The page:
Closed forms for various expectations involving the standard normal CDF

Suppose that $X\sim\mathcal{N}\left(0,1\right)$ (i.e., $X$ is a standard normal random variable) and $a,b,$ and $c$ are some real constants. Does any of the following expectations have a closed-form?

  1. $\mathbb{E}\left[\log\Phi\left(aX\right)\right]$
  2. $\mathbb{E}\left[\Phi\left(aX\right)\log\Phi\left(aX\right)\right]$
  3. $\mathbb{E}\left[\Phi\left(aX\right)\Phi\left(bX+c\right)\right]$

I’ve tried the usual derivative trick followed by Stein’s lemma, but the expressions didn’t get much simpler. For the third one if $a=b$ and $c=0$ the closed-form solution is $$\mathbb{E}\left[\left(\Phi\left(aX\right)\right)^2\right]=\frac{\tan^{-1}\left(\sqrt{1+2a^2}\right)}{\pi}$$ but I couldn’t reach at any generalization.

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Cases 1. and 2. when $a=\pm1$ follow from the following remark: for every suitable function $u$,
$$
\mathrm E(u'(\Phi(X)))=\int_{-\infty}^{+\infty} u'(\Phi(x))\varphi(x)\,\mathrm dx=\left[u(\Phi(x))\right]_{x=-\infty}^{x=+\infty}=u(1)-u(0).
$$
For example, $u(t)=t\log(t)-t$ yields $u'(t)=\log t$, $u(1)=-1$ and $u(0)=0$ hence
$$
\mathrm E(\log\Phi(aX))=-1,\quad a=\pm1.
$$
Likewise, $u(t)=\frac12t^2\log t-\frac14t^2$ yields $u'(t)=t\log t$, $u(1)=-\frac14$ and $u(0)=0$ hence
$$
\mathrm E(\Phi(aX)\log\Phi(aX))=-\tfrac14,\quad a=\pm1.
$$
About case 3., $u(t)=\frac13t^3$ yields $u'(t)=t^2$, $u(1)=\frac13$ and $u(0)=0$ hence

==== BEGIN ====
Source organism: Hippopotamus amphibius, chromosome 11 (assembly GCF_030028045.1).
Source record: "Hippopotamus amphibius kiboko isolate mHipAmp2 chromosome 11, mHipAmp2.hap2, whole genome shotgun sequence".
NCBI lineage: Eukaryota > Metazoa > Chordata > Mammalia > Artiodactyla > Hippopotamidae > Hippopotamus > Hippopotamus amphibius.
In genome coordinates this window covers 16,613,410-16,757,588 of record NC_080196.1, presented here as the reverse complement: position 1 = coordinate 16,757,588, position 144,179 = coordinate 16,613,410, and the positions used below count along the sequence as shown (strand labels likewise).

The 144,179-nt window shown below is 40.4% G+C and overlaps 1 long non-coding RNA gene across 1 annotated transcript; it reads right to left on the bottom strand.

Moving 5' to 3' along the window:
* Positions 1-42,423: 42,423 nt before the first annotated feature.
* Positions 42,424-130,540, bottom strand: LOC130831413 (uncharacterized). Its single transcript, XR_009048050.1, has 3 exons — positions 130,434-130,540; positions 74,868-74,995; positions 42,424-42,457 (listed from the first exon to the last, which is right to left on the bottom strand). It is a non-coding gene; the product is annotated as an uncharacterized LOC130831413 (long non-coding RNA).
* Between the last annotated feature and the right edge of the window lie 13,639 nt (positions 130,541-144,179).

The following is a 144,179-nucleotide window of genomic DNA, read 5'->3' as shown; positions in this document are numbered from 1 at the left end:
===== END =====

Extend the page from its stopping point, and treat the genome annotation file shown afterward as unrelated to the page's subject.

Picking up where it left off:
$$
\mathrm E(\Phi(aX)^2)=\tfrac13,\quad a=\pm1.
$$


Another approach is to differentiate with respect to the parameter $a$ and to use Stein’s lemma. Consider $v(a)=\mathrm E(u(\Phi(aX)))$ for some suitable function $u$, then $v(0)=u(\frac12)$ and
$$
v'(a)=\mathrm E(X\varphi(aX)u'(\Phi(aX)))=\mathrm E(Xg(X))$$ where $$ g(x)=\varphi(ax)u'(\Phi(ax)).
$$
Stein’s lemma and the identities $\varphi'(s)=-s\varphi(s)$ and $\Phi'(s)=\varphi(s)$ yield
$$
v'(a)=\mathrm E(g'(X))=\mathrm E(-a^2X\varphi(aX)u'(\Phi(aX))+a\varphi(aX)^2u”(\Phi(aX))),
$$
hence
$$
v'(a)=-a^2v'(a)+a\mathrm E(\varphi(aX)^2u”(\Phi(aX))),
$$
and
$$
v'(a)=\frac1{1+a^2}\mathrm E(\varphi(aX)^2u”(\Phi(aX))).
$$
If $u(t)=t^2$, $u”(t)=2$ hence one gets $v(0)=u(\frac12)=\frac14$ and
$$
\mathrm E(\varphi(aX)^2)=\int_{-\infty}^{+\infty}\varphi(ax)^2\varphi(x)\,\mathrm dx=\frac1{2\pi}\int_{-\infty}^{+\infty}\varphi(\sqrt{1+2a^2}x)\,\mathrm dx=\frac1{2\pi\sqrt{1+2a^2}}
$$
hence
$$
v'(a)=\frac{a}{\pi (1+a^2)\sqrt{1+2a^2}}.
$$
Integrating this, one gets
$$
v(a)=\frac14+\frac1{\pi}\int_0^a\frac{x\mathrm dx}{(1+x^2)\sqrt{1+2x^2}}=\frac14+\frac1{\pi}\left[\arctan\sqrt{1+2x^2}\right]_{x=0}^{x=a},
$$
and finally,
$$
\mathrm E(\Phi(aX)^2)=\frac1\pi\arctan\sqrt{1+2a^2}.
$$
Likewise, $u(a)=\mathrm E(\Phi(aX)\Phi(bX))$ yields
$$
u'(a)=\mathrm E(X\varphi(aX)\Phi(bX))=\mathrm E(Xg(X))$$ where $$ g(x)=\varphi(ax)\Phi(bx).
$$
Stein’s lemma and the formula $g'(x)=-a^2x\varphi(ax)\Phi(bx)+b\varphi(ax)\varphi(bx)$ yield
$$
(1+a^2)v'(a)=b\mathrm E(\varphi(aX)\varphi(bX)),
$$
hence
$$
v'(a)=\frac{b}{2\pi (1+a^2)\sqrt{1+a^2+b^2}}.
$$
Finally,
$$
\mathrm E(\Phi(aX)\Phi(bX))=\frac1\pi\arctan\sqrt{1+2b^2}+\frac{b}{2\pi}\int_b^a\frac{\mathrm dx}{(1+x^2)\sqrt{1+x^2+b^2}}.
$$
Amongst several equivalent formulations, this means that

$$
\mathrm E(\Phi(aX)\Phi(bX))=\frac14+\frac1{2\pi}\arctan\left(\frac{ab}{\sqrt{1+a^2+b^2}}\right).
$$

The case $\mathrm E(\Phi(aX)\Phi(bX+c))$ might also be solvable with this method.